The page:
Choose Your Season
When is the best time to see Yellowstone’s wildlife? The answer lies in the heart of the traveler. We favor late spring and fall, but don’t cross any months off your list just yet. Each season delivers unique wildlife, camping and outdoor activity experiences. Keep in mind, Mother Nature is not bound by a calendar and often embellishes seasons on a whim.
Spring is like opening a children’s pop-up book full of colorfully illustrated animals. It’s a time of awakening and activity. Photographers show up in May and June with monster cameras and lenses. Bears, ravenous from hibernation, head to lower elevations to feast on plants and animal carcasses served up by winter’s harsh weather. Bison rule the roads migrating from snowy meadows to freshly plowed pavement. Babies abound. It’s the time to see the season’s signature orange-furred bison calves. Born in late April and May, these newborns wobble to their feet and keep up with the herd within hours of birth. Their coats fade to brown in just a few months.
Summer arrives in a flurry of visitor activity and a game of wildlife hide-and-seek. Animals retreat to higher elevations and cool forests. Bison roam far into grassy meadows, napping lethargically in the afternoon heat. Quite the relaxed life, until one mid-August day we noticed something amiss. Thunderous rumblings rolled across the pasture, bison bulls pawed the ground, locked horns, charged and grunted threateningly at each other. The bison rut (mating season), one of summer’s highlights, was in full swing! Beginning in late July through August, bulls battle each other for females creating high-tension drama.
Autumn feels like a rewind to spring, but with a palette of rich crimson and burnt-orange colors. Animals emerge, weather cools and photographers with monster cameras return to the park. A haunting sound fills the air. Guttural notes rise to a shrill whistle. Bull elk are bugling, voicing the elk rut. This ritual typically peaks in September. Bulls gather as many females as they can into harems while fending off rival bulls. The most popular viewing area is Mammoth Hot Springs, but be cautious, even while driving. Bull elk are known to damage vehicles they perceive as threats.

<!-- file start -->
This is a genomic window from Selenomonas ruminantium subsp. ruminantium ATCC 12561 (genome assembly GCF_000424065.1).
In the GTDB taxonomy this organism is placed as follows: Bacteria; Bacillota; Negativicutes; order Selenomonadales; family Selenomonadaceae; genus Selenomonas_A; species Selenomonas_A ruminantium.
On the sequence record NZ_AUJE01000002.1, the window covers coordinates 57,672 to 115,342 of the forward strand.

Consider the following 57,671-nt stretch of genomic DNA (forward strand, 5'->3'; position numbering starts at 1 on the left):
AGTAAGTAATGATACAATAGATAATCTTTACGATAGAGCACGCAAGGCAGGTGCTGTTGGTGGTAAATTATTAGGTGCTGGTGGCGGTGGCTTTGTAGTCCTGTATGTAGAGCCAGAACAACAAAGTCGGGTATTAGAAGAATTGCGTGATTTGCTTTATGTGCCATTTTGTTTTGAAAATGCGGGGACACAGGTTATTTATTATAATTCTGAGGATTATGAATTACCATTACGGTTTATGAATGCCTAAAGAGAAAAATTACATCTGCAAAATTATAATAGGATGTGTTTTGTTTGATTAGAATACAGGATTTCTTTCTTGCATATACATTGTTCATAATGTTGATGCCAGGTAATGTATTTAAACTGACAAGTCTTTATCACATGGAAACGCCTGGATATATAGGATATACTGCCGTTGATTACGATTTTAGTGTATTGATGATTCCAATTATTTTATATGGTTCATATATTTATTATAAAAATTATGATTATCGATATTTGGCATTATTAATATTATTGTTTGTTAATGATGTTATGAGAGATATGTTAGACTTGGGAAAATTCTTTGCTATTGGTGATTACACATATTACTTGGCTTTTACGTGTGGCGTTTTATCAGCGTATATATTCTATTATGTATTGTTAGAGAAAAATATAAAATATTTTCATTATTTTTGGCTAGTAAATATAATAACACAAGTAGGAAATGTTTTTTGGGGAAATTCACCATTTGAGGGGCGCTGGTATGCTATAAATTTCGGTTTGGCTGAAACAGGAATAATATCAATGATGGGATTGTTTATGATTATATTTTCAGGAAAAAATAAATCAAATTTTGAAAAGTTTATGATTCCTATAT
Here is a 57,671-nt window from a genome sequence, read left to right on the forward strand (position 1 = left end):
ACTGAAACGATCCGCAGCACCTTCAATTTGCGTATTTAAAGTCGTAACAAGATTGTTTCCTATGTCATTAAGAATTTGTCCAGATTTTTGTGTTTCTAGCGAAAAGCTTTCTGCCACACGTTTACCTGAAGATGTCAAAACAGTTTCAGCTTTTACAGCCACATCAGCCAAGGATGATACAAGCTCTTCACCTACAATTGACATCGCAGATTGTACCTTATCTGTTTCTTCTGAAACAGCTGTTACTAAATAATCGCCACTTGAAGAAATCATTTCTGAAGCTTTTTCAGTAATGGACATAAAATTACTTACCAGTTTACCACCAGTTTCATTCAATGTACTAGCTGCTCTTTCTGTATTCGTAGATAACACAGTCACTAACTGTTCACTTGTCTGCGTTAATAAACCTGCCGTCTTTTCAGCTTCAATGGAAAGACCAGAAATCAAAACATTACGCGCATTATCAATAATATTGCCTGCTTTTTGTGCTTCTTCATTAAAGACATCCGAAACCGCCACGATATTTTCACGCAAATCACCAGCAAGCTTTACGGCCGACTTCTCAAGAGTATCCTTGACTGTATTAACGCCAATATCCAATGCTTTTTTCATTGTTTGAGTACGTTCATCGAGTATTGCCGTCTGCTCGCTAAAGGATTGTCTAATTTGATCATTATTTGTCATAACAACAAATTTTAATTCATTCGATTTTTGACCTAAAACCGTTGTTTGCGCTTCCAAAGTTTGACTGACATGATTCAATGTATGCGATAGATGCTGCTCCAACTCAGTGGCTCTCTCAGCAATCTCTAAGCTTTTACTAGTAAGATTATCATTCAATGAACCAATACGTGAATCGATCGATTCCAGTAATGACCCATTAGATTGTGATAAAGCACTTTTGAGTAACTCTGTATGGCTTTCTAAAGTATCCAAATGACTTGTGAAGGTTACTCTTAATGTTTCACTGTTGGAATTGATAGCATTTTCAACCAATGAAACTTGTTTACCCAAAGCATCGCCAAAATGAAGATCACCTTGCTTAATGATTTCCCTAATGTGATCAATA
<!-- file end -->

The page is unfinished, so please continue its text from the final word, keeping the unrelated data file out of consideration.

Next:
With your toolkit and maps in hand, it’s time to scout for animals. We prefer to safari in our own vehicle, but several companies offer guided tours. Yellowstone Vacations, based in West Yellowstone, offers standard and customized tours plus a specialty “step-on guide” to drive your vehicle or one of its rental cars. For a fresh perspective, we toured the park in our motorhome one day. Main roads, many turnouts and parking lots at popular sites are manageable by big rigs. Full-size tour buses use them all the time, but certain routes can prove challenging, as can the tourist traffic. Our recommendation: Park the motorhome and drive the dinghy.
Be on the lookout. Crowds in party-like moods, rangers and orange traffic cones are sure signs wildlife is nearby. “What are we looking at?” we asked when we happened upon a crowdfest. “Grizzlies on a carcass across the river!” an excited group answered. We hiked through the forest, sinking knee-deep in snow, excited to see our first wild bear. A relaxed camaraderie, almost a bond of sorts, develops with fellow fans at shared sightings. A welcoming bunch, they happily share tips on finding wildlife. That’s how we learned another grizzly was heading to the carcass. A spotter down the river shared the news with his buddy via two-way radio and he kept us updated. We waited until the second grizzly arrived, making it a two-bear day! Talk to the park rangers. Their insight into animal behaviors can sharpen your scouting skills.
Wildlife tends to be more visible in early morning and evening while the animals forage for food. Knowing your favorite animal’s nosh makes their locations more predictable. Our heartthrob, the majestic bald eagle, dines on fish, rodents, small mammals and waterfowl near rivers and lakes. The 14-mile stretch from the west entrance along the mighty Madison River is a favored eagle haunt often overlooked by visitors hurrying into or out of the park. Look for the landmark eagles’ nest crowning a stick tree on the south side of the road a few miles west of the Madison picnic grounds and scan the surrounding river area. We often found these regal raptors perched on telephone pole-like trees or logs on the riverbank.